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Bullying Prevention

Bullying Prevention

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Bullying Prevention

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Presentation Transcript

  1. Bullying Prevention Presented By School Climate Committee

  2. Questions . . . • What is Bullying? • What incidents of bullying have you witnessed in the past? • How should have the situation been handled? • How has bullying affected you?

  3. Define Bullying for Students • “Bullying is peer abuse” – Dan Olweus • Teasing and/or Taunting • Teasing: a fun thing you do with friends, with people you care about • Taunting: a choice to bully someone for whom you have contempt • 3 Components of Bullying Behavior • Involves an aggressive behavior • Typically involves a pattern of behavior repeated over time • Imbalance of power or strength

  4. Define Cyber Bullying • The repeated use of information and communication technologies to bully, embarrass, threaten, or harass another. • Communication technologies include cell phones, Facebook, and any other form of social media. • Can include text messages, picture messages, etc.

  5. Cyber Bullying and “Traditional” Bullying Similar Characteristics • Aggressive • Power imbalance • Repetitiveness Different Characteristics • Anonymity • Disinhibition • Accessibility • Punitive fears • Bystanders

  6. Prevention of Cyber Bullying • Stop – Don’t try to reason or talk to someone who is bullying you. • Block – Use the “block sender” technology to prevent the person from contacting you. • Talk – Tell a trusted adult, inform your school, use a help line and report it to police. • Save – Save any instant message or emails you receive from the bully, or capture any comments that have been posted on the Web.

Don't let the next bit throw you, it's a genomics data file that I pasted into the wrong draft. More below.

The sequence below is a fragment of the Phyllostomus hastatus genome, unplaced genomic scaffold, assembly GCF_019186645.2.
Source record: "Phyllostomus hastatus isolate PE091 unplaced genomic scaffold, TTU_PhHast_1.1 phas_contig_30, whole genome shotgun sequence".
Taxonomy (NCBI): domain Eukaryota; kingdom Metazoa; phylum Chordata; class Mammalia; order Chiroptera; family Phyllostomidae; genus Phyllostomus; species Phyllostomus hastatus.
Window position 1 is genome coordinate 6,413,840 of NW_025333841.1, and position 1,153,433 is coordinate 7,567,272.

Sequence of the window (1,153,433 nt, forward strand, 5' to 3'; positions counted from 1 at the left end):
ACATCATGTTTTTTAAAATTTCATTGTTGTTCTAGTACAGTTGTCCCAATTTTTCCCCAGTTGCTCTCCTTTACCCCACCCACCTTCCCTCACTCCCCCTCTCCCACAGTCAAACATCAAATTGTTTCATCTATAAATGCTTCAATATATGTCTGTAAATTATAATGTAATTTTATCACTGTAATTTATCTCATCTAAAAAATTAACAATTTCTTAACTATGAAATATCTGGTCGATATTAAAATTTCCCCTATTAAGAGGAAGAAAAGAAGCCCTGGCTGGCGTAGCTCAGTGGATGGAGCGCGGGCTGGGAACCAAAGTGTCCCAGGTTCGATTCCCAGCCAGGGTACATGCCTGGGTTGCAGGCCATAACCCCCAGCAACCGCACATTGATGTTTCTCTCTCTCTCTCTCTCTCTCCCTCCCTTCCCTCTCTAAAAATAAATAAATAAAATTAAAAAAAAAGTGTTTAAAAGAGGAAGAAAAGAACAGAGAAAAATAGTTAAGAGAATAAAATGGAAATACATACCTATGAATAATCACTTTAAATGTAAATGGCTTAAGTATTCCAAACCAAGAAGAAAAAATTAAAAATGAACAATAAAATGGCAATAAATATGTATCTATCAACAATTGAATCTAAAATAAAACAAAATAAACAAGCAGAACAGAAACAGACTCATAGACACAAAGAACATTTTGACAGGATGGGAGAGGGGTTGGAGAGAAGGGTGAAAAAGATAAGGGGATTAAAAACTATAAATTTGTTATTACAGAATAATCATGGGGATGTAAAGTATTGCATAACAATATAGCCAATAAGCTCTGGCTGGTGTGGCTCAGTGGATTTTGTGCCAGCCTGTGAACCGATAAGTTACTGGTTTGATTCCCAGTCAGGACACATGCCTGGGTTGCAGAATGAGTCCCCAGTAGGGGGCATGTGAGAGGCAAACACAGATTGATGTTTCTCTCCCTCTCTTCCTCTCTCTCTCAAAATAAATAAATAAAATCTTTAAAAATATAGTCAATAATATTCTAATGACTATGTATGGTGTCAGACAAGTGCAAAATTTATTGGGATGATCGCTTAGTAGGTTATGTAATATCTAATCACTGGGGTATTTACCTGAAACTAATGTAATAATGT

7. Strategies for Helping Students Who are Bullied • Six steps to disengage from a student who bullies… • Ignore them (when possible) • Tell them you don’t like it • Move away from them toward witnesses • Ask them to stop (locate more witnesses) • Tell them to firmly stop (locate more witnesses) • Tell an adult – it is so important to tell someone.

  8. Strategies for EmpoweringStudents Who are Bullied • Bullies must be turned in! • Peer Group Development • Understand that “I” statements have value with bullying situations. • I feel (an emotion) • When (say what behavior bothers you) • Because (say why the behavior upsets you) • I would like (say what solution you would like to try)

  9. Students Who Bully Others Need to . . . • Acknowledge their own actions. • Experience healthy shame and guilt (“I broke a rule and got in trouble. I don’t want to go through that again!” “I hurt someone.”) • Acknowledge the results of their behavior on themselves and others. • Change their actions to stop a possible lifetime of abusive behavior. • Learn to trust and delay gratification. • Form relationships with helping adults.

  10. Bystander – You ARE Responsible! “There is a tremendous potential in using by-standers to “assist” in solving the problem. Half the time when children intervene in a bullying episode, it stops after 10 seconds. The average episode lasts 38 seconds. The more bystanders (who watch and do nothing to intervene), the longer the bullying occurs.”

  11. Strategies for Bystanders • Seek safe and effective ways to act • Seek alternatives to confront the aggressor • Seek alternative to watching in silence • Seek protection from retaliation if aggressor does act • Seek ongoing support from adults

  12. YAI Policy on Bullying • Will not be tolerated • Will be addressed • Will have consequences • ISS • After school detention • Suspension • Alternative School

  13. Stop Bullying . . . Pass It On! Now is your time to act…sign the poster to promise you will help to stop bullying!

  14. Other Resources